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BASS Social Anthropology and Sociology / Course details
Year of entry: 2023
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Course unit details:
Serious and Organised Crime
|Unit level||Level 3|
|Teaching period(s)||Semester 1|
|Available as a free choice unit?||Yes|
Countering organised crime has been accorded high priority by many states and intergovernmental bodies, however, the concept is ill-defined and often subject to clichéd, analytically weak discourse. This course reframes the debate to think in terms of how serious crimes are organised. We analyse the nature and organisation of criminal activities (i.e., the crime commission process) such as modern slavery, drug trafficking, alcohol counterfeiting, and money laundering.
Think about how the actors involved cooperate and work together to accomplish h their goals (i.e. how their networks are socially organised). In this sense, we consider how the criminal behaviours of groups of illicit actors are shaped by wider social conditions.
Indicative content: (1) Introduction to the course and issues in defining and explaining organised crime; (2) The organisation of serious crimes for gain; (3) Offending & victimisation explained; (3) Organising serious crimes for gain; (4) Regulating and controlling organised crime; (5) Cigarettes and Alcohol; Drugs and cryptomarkets; (6) Modern slavery and the illegal movement of people; (7) Serious and organised crime in cyberspace and the role of digital technologies in illegal markets Organised criminal networks; (8) Italian mafia-type associations: structure, social organisation and transplantation around the world; Cybercrime; (9) The cocaine market and organised crime: key features and financial management Illicit financial flows; (10) Course summary and assignment support. Revisiting key themes.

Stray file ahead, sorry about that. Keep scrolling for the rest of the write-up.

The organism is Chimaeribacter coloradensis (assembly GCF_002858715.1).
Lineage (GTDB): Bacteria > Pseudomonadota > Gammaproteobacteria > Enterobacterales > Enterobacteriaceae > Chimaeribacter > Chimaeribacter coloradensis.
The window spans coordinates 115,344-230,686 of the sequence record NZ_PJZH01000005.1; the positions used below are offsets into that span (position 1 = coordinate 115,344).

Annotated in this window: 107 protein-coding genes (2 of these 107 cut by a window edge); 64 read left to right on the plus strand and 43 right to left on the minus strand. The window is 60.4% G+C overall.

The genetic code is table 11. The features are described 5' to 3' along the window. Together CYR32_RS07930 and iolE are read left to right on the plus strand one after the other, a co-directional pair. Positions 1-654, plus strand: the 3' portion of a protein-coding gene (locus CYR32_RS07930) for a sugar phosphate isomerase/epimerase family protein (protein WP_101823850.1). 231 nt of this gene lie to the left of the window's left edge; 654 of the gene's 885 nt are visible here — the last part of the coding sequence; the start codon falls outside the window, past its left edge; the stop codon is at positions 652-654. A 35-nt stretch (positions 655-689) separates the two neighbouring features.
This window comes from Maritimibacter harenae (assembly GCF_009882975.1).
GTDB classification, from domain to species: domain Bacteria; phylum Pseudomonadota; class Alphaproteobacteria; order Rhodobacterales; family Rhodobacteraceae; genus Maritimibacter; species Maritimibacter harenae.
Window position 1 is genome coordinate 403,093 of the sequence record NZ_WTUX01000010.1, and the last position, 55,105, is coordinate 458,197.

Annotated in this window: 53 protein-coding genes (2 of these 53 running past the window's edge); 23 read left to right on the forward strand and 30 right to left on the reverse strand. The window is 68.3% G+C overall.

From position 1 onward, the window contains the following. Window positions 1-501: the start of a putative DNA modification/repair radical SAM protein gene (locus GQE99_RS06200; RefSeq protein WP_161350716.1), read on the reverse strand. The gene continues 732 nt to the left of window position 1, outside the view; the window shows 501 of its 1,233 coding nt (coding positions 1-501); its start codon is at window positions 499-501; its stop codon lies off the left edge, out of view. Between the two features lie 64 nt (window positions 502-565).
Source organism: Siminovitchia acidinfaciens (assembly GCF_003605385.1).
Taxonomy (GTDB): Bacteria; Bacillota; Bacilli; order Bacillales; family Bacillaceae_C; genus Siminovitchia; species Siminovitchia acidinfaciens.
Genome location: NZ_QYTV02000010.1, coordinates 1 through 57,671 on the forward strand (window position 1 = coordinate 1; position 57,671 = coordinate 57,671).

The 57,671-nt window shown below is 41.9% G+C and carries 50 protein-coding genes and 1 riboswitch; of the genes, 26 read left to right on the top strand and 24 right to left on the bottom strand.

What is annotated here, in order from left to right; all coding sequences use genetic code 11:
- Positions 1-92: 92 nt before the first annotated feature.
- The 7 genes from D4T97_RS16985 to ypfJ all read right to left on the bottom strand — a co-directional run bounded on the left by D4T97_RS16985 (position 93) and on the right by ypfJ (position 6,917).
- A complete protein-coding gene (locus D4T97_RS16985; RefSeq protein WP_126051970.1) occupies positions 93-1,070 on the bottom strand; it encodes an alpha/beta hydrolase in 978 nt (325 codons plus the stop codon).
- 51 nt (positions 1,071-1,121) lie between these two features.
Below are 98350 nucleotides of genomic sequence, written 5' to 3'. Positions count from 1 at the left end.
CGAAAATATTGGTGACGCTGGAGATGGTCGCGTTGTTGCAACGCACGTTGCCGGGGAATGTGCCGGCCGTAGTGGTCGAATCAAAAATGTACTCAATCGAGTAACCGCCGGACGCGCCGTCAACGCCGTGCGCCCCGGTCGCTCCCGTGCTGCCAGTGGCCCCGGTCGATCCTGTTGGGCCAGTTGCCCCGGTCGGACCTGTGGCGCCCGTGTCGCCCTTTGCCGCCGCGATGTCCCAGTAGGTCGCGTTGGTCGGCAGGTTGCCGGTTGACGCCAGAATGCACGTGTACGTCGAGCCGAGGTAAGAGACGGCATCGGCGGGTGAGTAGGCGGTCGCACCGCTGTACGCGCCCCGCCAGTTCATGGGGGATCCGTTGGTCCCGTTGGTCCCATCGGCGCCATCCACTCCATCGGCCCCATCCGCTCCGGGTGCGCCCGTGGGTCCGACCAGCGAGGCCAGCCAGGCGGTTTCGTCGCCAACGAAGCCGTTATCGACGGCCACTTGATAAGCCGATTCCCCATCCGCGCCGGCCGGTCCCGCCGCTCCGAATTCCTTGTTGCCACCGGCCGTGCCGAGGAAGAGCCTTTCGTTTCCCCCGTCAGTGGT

This course unit aims to (1) Engage students with debates concerning contemporary organised and serious crimess and their nature, organisation, causes and control, (2) introduce students to analytical debates shifting focus away from the preoccupation with the abstract concept of ‘organised crime’ and towards understanding how crimes are organised over time and space, by whom, and under which conditions; (3) Provide students with state of the art research materials on the concept of organising crime in relation to serious offences for gain; (4) Provide students with the opportunity to consider critically how the concept of organised crime is utilised as a mean of defining policy and interventions at the national and international level with reference to case studies.
On successful completion of this module students will be able to (1) understand the academic and policy debates concerning organised crime, (2) demonstrate a critical understanding of organised crime and associated issues, (3) demonstrate a critical understanding of (inter/trans-national) state and non-state responses to organised crime.
Teaching and learning methods